After centering ourselves with “Om,” we began our practice. This practice was much different from the times before when I had attended classes with J before. Back then, I needed a slow practice with accommodations and lots of support to urge healing throughout my body. Now, I move through each pose with strength and push myself further than I would have allowed before. The rewards outweigh the risks; whereas, before, everything seemed like too great of a risk.
As the class was winding down, I began thinking about what I would say to J afterwards. My ruminating thoughts consumed my savasana (final resting pose), but when everyone got up and began exiting the class, I forced myself to go up and talk to J.
But for all of the ruminating and self-pep-talking I had done, I didn’t say anything about blogging or writing posts about inspiring people. That was too much! Instead, I thanked her for being my teacher and helping me through a very difficult time in my life. All of that was well and good (and true), but it certainly didn’t get me any closer to writing my blog post!
I left the class feeling good that I had thanked J, but still not knowing how I was going to proceed with the blog post. Should I write about someone else this week? Should I go to one of J’s classes later in the week? And if I did, would I have the confidence to make myself vulnerable and say what I mean?
Sometimes the universe seems to know when you need a little push and a second chance. On Tuesday, I considered going to a class where I have seen J practice (as a student) before, but I wanted to go to an earlier class. Since avoidance is pretty much my go-to, I went to the class where I knew it was highly unlikely that I would see J… But also, I wasn’t totally surprised to see her running the front desk as I exited class. Of course she was. She was filling in for someone else – totally unaware of the magic the universe was making in that moment. Sometimes things just fall into place and force you to do the things you want to do but are desperately trying to avoid doing.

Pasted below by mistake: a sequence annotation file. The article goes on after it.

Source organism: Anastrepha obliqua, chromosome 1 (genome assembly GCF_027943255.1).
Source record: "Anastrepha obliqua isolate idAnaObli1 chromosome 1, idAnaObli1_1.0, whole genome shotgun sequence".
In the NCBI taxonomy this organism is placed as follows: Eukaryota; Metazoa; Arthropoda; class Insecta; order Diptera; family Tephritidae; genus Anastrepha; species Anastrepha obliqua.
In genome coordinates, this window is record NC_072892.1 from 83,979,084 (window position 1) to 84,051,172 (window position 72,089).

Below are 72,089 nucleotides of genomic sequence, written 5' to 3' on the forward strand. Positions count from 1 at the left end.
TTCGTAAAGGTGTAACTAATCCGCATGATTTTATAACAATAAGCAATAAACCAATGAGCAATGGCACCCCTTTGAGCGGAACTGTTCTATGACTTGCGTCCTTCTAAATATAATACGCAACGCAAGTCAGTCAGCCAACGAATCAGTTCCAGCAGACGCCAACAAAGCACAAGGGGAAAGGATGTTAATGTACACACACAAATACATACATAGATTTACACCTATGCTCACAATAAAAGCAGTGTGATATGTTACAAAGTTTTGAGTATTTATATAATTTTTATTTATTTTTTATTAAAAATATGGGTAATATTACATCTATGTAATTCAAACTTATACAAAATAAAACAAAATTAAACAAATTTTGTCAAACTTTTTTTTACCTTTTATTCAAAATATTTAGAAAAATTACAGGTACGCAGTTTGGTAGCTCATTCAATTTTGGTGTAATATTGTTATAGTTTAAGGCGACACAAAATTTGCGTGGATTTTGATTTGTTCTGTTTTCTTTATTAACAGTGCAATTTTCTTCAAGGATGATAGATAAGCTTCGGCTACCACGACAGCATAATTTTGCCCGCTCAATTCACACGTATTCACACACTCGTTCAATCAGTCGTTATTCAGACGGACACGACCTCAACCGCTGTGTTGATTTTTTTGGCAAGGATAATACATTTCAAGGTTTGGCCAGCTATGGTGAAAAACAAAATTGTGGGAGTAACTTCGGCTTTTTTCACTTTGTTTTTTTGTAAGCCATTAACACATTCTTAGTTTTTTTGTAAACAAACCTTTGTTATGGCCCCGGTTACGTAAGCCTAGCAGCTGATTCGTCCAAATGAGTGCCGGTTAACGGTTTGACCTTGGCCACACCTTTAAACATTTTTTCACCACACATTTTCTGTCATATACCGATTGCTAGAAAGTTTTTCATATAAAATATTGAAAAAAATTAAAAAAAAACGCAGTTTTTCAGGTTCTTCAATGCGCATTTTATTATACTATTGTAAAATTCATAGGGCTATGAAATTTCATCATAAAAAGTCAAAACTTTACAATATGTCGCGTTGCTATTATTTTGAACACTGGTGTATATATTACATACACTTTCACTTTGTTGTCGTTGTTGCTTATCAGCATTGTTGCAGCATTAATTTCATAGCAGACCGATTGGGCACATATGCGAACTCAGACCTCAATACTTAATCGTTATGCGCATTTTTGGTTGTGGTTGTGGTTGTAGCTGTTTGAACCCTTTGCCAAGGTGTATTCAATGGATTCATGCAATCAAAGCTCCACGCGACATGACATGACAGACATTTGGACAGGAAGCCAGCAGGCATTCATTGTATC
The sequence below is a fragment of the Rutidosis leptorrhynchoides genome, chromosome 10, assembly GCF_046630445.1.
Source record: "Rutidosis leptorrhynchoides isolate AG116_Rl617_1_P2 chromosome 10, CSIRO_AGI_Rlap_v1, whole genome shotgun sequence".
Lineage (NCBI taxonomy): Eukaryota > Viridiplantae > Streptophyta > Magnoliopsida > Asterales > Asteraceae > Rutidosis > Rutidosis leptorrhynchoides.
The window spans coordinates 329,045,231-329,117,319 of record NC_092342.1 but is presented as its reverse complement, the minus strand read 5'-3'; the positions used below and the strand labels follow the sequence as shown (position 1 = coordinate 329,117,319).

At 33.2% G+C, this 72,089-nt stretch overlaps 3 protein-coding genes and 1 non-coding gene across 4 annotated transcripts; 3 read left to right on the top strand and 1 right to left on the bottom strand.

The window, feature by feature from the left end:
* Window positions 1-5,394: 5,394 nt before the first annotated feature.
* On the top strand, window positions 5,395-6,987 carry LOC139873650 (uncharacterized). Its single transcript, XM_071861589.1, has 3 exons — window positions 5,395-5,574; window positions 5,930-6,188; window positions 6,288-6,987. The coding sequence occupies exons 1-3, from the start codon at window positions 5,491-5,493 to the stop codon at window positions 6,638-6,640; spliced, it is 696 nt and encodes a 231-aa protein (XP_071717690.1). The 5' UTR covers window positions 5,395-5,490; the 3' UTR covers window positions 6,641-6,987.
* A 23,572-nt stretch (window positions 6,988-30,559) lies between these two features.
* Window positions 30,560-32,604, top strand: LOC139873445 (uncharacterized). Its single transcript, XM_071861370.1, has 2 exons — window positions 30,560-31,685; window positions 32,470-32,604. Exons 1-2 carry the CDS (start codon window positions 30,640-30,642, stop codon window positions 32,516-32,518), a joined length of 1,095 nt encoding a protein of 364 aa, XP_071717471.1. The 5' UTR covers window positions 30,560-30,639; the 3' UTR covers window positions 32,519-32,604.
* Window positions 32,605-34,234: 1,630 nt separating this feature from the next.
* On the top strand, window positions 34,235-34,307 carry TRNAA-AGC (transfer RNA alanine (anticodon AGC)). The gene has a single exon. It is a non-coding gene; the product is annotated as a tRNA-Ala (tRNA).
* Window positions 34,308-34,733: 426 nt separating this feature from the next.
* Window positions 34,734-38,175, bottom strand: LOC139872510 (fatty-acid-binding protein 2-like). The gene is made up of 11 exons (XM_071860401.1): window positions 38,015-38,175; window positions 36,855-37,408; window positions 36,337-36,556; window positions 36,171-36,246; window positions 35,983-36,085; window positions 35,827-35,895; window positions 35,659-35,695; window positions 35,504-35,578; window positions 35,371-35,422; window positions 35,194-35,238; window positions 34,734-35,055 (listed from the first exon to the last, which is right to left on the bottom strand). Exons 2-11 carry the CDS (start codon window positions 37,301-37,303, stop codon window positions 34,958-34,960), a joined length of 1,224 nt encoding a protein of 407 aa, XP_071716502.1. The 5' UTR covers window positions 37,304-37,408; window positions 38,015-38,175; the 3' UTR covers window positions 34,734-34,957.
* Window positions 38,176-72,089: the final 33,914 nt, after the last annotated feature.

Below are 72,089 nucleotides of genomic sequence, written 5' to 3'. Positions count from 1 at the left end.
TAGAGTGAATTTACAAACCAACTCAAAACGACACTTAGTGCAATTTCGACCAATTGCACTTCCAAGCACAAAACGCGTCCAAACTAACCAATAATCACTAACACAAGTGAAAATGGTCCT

This time I managed to tell J that I have started writing a blog! Success. And she immediately asked for the web address of the blog because she is just that kind of person. Then, I told J that I am writing about how my yoga practice has affected me (true) and that I wanted to email her and ask her some questions about her practice. I’m really not sure why I couldn’t just come out and say what I meant. So here it is: “J, I am blogging about people who inspire me, and you are one of those people!” That just seems so personal! Something I am not very good at. But hey, baby steps.
“J, I am blogging about people who inspire me,
and you are one of those people!”
So I have J’s email now, and I’m going to email her this blog post – and ask her some questions. And on Sunday, I will tell you more about J, how I ended up in her “back care” yoga classes, and why she is such an inspiration to me!
Oh I’m so pleased you wrote this post! I enjoyed your piece on Ms. Beall (and I look forward to learning more about J) but there is so much inspiration too, just in being allowed to see into how someone faces down the personal challenges and fears that otherwise would stand between her and her goals. Inspiration — and motivation too.
Thank you for sharing just the piece I needed to read at just the time that I needed to read it!
Yay! I’m glad that you enjoyed it and got something out of it. I often get stuck in the trap of thinking that other people don’t struggle with such simple things, but I have to remind myself that everyone has difficulty with something. People don’t become inspirational when things are easy – they become inspirational when they fight through the difficulties. And, maybe most importantly, when they talk about what they had to overcome. Thanks for reading!